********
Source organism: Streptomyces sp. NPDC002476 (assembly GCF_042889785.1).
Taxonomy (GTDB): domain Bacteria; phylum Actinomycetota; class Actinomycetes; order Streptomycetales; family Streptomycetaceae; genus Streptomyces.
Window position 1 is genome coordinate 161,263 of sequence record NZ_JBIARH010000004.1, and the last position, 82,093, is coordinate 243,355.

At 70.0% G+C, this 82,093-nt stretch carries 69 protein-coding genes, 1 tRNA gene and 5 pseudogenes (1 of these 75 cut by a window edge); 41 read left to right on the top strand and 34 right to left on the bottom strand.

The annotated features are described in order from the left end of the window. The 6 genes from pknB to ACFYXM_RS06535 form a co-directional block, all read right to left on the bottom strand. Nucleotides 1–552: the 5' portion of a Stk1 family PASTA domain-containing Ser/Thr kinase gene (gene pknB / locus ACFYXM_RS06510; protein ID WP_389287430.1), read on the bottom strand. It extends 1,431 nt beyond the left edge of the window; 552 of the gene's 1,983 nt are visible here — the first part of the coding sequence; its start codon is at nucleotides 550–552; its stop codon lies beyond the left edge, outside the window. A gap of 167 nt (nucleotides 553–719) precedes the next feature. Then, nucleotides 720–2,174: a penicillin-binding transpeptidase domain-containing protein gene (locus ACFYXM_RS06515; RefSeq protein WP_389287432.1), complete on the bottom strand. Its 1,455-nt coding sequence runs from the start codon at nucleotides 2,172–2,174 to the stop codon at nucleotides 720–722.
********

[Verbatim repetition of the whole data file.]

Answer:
Source organism: Streptomyces sp. NPDC002476 (assembly GCF_042889785.1).
Taxonomy (GTDB): domain Bacteria; phylum Actinomycetota; class Actinomycetes; order Streptomycetales; family Streptomycetaceae; genus Streptomyces.
Window position 1 is genome coordinate 161,263 of sequence record NZ_JBIARH010000004.1, and the last position, 82,093, is coordinate 243,355.

At 70.0% G+C, this 82,093-nt stretch carries 69 protein-coding genes, 1 tRNA gene and 5 pseudogenes (1 of these 75 cut by a window edge); 41 read left to right on the top strand and 34 right to left on the bottom strand.

The annotated features are described in order from the left end of the window. The 6 genes from pknB to ACFYXM_RS06535 form a co-directional block, all read right to left on the bottom strand. Nucleotides 1–552: the 5' portion of a Stk1 family PASTA domain-containing Ser/Thr kinase gene (gene pknB / locus ACFYXM_RS06510; protein ID WP_389287430.1), read on the bottom strand. It extends 1,431 nt beyond the left edge of the window; 552 of the gene's 1,983 nt are visible here — the first part of the coding sequence; its start codon is at nucleotides 550–552; its stop codon lies beyond the left edge, outside the window. A gap of 167 nt (nucleotides 553–719) precedes the next feature. Then, nucleotides 720–2,174: a penicillin-binding transpeptidase domain-containing protein gene (locus ACFYXM_RS06515; RefSeq protein WP_389287432.1), complete on the bottom strand. Its 1,455-nt coding sequence runs from the start codon at nucleotides 2,172–2,174 to the stop codon at nucleotides 720–722.